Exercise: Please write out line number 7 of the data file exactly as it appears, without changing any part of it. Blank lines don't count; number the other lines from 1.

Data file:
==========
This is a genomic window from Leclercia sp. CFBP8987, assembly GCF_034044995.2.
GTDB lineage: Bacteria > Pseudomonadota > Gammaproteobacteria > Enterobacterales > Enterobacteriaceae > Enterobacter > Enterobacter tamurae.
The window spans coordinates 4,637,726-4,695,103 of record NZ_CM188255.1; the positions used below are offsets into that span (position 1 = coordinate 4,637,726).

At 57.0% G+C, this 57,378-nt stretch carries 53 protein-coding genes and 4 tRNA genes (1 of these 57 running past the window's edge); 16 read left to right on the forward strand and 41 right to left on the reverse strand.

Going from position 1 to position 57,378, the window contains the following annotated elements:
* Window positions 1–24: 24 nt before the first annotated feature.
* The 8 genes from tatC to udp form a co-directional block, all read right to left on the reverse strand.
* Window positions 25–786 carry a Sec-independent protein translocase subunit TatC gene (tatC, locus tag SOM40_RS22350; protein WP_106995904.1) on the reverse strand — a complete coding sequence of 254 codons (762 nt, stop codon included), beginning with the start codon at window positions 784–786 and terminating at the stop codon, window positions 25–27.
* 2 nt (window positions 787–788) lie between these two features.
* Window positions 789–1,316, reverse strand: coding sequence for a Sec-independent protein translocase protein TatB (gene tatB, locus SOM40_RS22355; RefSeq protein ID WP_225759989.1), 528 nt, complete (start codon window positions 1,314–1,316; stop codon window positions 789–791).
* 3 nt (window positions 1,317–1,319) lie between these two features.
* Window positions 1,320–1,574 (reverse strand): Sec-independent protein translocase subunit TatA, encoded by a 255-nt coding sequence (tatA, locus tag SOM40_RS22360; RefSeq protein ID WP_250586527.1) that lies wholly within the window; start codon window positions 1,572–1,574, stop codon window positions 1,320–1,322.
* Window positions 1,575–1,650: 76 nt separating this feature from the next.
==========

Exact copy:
* The 8 genes from tatC to udp form a co-directional block, all read right to left on the reverse strand.